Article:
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Get the Dirt, Issue #001 Every Thing is Growing!
June 17, 2009
How's your vegetable garden coming this season?
Please send me a paragraph or short story about your gardening experience; the best of it, or the worst of it! I am creating a page on my website where readers can share their gardening stories. Photographs are welcome also.
My container garden is doing really well.
The tomatoes are blooming, and my garbage can full of growing potatoes is quite exciting! I can't believe how quickly the foliage has grown to the top of the container. We have eaten some of the lettuce already; it needed to be thinned so we had a "baby lettuce" salad! The cucumbers are growing slowly, as are the carrots and green onions. I have the lettuce container in partial shade, and the rest of the containers in direct sunshine.
The "new" raised bed garden is growing like crazy.
We have harvested all of the lettuce, and most of the radish from the new raised bed garden, which my husband and grandson built about 5 weeks ago. I have transplanted more lettuce starts out of the container garden into the raised bed garden. It only takes two or three weeks for it to mature after being transplanted. The tomato plant is simply HUGE. It has lots of blooms ready to form little tomatoes. It is about time to trim some of the non-fruit-bearing branches back, so that the tomato plant can put more of it's energy into growing tomatoes! We also harvested the first zucchini a couple of days ago. It was perfect. The flowers on the zucchini are really lovely. I meant to plant a zucchini in the flower bed, to try it as an ornamental plant, but didn't manage to get it done. The pepper, onions, and carrots are coming along nicely. The cucumber plant is much larger than those that I planted in the container garden. It is growing quickly, while the container cucumber seems to be waiting to grow.
Uncle Jack's garden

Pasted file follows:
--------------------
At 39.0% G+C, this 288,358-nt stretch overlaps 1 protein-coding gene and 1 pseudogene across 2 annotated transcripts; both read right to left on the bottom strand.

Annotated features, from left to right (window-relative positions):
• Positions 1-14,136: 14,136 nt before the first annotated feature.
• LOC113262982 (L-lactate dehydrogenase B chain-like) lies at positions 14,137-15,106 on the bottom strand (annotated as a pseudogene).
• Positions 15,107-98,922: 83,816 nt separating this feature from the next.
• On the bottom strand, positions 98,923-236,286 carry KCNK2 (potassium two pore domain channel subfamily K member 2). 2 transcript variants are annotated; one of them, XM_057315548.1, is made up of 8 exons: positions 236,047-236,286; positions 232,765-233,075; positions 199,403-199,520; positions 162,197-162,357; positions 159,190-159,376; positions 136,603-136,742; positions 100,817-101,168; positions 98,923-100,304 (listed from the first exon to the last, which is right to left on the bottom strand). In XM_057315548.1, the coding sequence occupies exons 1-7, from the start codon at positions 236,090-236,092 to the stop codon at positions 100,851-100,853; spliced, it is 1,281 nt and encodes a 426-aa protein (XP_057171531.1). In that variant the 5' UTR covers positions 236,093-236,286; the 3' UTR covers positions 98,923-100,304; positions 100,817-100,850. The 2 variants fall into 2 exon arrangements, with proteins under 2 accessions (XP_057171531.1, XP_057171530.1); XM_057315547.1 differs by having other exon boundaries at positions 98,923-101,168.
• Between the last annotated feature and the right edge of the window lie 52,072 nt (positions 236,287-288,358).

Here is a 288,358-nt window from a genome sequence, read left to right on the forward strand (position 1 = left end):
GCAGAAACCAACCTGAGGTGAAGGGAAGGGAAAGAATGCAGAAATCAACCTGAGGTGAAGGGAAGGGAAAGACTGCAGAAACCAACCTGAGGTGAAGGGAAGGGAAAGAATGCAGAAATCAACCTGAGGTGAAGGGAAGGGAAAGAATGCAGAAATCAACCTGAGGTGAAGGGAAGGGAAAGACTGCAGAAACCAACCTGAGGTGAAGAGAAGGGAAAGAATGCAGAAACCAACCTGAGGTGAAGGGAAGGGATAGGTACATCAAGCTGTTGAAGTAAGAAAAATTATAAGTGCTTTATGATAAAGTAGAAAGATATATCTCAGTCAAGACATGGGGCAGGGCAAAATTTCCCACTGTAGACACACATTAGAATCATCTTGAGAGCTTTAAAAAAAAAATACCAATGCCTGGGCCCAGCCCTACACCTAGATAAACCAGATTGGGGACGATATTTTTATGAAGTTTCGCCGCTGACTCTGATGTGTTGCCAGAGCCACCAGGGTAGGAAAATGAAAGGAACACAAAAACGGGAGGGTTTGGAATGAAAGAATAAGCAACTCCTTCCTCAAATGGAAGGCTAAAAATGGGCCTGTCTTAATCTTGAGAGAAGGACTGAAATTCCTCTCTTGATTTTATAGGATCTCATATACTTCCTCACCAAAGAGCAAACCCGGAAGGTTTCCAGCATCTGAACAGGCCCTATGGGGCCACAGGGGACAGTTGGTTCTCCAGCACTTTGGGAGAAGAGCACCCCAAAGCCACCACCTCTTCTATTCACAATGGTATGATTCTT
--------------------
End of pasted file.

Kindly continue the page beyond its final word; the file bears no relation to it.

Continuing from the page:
Uncle Jack's garden was planted later than mine, so it is just getting started. One advantage to having a container or raised bed garden here in rainy Oregon, is being able to plant earlier than in a traditional garden in-ground garden. Uncle Jack couldn't get his rototilling done until the first part of June, as the ground was just too wet to till. (I planted mine about 4-5 weeks ago.) Next newsletter, I will send you "before" and "during" pictures of his simply amazing HUGE garden. He was 85 years old in January.
It's not too late to plant a garbage can of potatoes!
It's not too late to plant a garbage can of potatoes if that sounds like fun to you. We bought an inexpensive 33 gallon garbage can at Walmart for about $6. My husband drilled one inch holes in the bottom of the can, and also about 3 inches up from the bottom of the can. (It is important to have good drainage for all vegetable plants.) We then put 3 inches of potting soil in the bottom of the can, and laid small seed potatoes on top of this soil. Then we covered the seed potatoes with about 4 inches of soil. It took about 2 weeks for them to send green leaves up through the surface of the dirt. (Before the leave appeared, I was SO tempted to dig one of them up to see if they were sprouting, but held myself back!) After the leaves and stalks were about 6 inches tall, we added three more inches of potting soil. We have continued to let them grow 6 or 8 inches, and then add 3-4 inches of soil all the way to the top of the container! The foliage is taller than the can now. They have grown so quickly lately, that I think you could almost see them grow if you watched for a few minutes. This is a very fun project, and we are hoping to get 20 to 30 pounds of potatoes from this container of plants. Harvesting is a breeze, as you only have to empty the container onto the ground, and pick up your potatoes!
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